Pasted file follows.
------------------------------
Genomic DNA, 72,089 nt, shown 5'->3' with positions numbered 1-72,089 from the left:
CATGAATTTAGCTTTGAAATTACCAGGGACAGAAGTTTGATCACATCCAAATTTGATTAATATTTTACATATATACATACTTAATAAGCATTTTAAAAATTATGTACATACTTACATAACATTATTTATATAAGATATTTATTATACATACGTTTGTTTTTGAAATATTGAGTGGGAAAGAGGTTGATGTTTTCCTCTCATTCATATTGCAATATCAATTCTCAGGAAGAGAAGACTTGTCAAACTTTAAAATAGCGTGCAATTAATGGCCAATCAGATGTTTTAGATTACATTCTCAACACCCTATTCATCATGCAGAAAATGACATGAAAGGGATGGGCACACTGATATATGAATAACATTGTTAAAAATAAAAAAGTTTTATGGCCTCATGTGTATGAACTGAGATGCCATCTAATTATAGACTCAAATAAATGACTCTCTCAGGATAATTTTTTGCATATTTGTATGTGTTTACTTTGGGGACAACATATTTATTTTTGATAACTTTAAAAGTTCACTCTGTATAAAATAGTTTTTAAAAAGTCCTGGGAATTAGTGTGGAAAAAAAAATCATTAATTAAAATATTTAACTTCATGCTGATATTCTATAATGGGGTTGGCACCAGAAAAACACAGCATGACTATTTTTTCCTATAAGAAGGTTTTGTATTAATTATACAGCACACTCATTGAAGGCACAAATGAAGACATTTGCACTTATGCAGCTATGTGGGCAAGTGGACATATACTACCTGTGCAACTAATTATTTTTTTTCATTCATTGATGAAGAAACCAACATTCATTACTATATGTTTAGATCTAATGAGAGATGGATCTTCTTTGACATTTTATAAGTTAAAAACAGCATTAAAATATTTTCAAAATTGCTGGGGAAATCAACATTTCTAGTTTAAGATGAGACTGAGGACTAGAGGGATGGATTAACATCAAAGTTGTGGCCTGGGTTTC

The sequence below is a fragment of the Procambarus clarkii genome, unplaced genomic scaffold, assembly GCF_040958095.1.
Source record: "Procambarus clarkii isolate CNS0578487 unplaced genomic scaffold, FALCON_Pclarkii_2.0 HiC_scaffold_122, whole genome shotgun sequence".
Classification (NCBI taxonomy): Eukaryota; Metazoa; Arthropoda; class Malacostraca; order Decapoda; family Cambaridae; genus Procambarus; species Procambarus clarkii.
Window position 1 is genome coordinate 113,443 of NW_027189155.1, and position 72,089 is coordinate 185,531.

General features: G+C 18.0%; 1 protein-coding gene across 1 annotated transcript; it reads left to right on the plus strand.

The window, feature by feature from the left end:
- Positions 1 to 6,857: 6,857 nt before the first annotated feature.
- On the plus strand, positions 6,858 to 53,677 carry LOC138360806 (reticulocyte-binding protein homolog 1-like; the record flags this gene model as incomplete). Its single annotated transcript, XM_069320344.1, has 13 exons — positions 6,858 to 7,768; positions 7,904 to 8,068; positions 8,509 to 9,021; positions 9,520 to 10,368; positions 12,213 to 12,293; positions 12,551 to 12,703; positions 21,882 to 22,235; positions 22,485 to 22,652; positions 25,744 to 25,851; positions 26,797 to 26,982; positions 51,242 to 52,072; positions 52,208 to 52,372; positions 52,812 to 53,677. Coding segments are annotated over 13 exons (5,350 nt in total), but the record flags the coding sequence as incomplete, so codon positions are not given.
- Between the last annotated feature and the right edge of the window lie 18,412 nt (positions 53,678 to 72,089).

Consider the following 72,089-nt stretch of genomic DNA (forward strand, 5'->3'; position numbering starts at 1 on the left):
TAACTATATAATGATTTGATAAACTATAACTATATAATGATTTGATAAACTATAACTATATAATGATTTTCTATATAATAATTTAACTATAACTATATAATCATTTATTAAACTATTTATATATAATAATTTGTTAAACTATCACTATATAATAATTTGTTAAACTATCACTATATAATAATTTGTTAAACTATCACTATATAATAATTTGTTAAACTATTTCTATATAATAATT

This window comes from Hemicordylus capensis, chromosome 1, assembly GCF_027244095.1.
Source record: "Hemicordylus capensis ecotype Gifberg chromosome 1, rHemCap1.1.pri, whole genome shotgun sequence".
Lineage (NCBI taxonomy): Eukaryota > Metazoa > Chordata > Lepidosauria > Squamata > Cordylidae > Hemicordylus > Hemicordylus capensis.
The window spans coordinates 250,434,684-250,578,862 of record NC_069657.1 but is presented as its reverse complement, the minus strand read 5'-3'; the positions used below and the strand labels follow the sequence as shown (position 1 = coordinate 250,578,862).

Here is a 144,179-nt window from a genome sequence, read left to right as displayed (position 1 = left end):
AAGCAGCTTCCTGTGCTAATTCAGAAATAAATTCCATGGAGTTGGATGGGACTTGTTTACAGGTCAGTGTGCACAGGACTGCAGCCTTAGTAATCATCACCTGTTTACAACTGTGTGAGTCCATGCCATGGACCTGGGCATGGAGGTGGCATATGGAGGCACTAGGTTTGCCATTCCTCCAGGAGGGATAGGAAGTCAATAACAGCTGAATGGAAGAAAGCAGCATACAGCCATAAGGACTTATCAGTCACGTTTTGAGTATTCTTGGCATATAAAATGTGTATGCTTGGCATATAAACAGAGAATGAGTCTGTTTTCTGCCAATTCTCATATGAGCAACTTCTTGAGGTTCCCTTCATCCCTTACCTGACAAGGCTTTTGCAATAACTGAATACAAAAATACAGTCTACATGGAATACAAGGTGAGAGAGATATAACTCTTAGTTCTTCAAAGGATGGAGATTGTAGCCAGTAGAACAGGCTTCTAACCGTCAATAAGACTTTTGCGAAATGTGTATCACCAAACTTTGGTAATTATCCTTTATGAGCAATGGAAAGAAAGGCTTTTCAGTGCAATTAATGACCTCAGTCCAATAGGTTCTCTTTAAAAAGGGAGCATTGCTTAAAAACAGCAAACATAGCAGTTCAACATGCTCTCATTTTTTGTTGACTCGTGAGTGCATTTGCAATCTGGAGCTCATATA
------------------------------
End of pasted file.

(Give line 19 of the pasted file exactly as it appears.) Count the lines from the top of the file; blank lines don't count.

AAGCAGCTTCCTGTGCTAATTCAGAAATAAATTCCATGGAGTTGGATGGGACTTGTTTACAGGTCAGTGTGCACAGGACTGCAGCCTTAGTAATCATCACCTGTTTACAACTGTGTGAGTCCATGCCATGGACCTGGGCATGGAGGTGGCATATGGAGGCACTAGGTTTGCCATTCCTCCAGGAGGGATAGGAAGTCAATAACAGCTGAATGGAAGAAAGCAGCATACAGCCATAAGGACTTATCAGTCACGTTTTGAGTATTCTTGGCATATAAAATGTGTATGCTTGGCATATAAACAGAGAATGAGTCTGTTTTCTGCCAATTCTCATATGAGCAACTTCTTGAGGTTCCCTTCATCCCTTACCTGACAAGGCTTTTGCAATAACTGAATACAAAAATACAGTCTACATGGAATACAAGGTGAGAGAGATATAACTCTTAGTTCTTCAAAGGATGGAGATTGTAGCCAGTAGAACAGGCTTCTAACCGTCAATAAGACTTTTGCGAAATGTGTATCACCAAACTTTGGTAATTATCCTTTATGAGCAATGGAAAGAAAGGCTTTTCAGTGCAATTAATGACCTCAGTCCAATAGGTTCTCTTTAAAAAGGGAGCATTGCTTAAAAACAGCAAACATAGCAGTTCAACATGCTCTCATTTTTTGTTGACTCGTGAGTGCATTTGCAATCTGGAGCTCATATA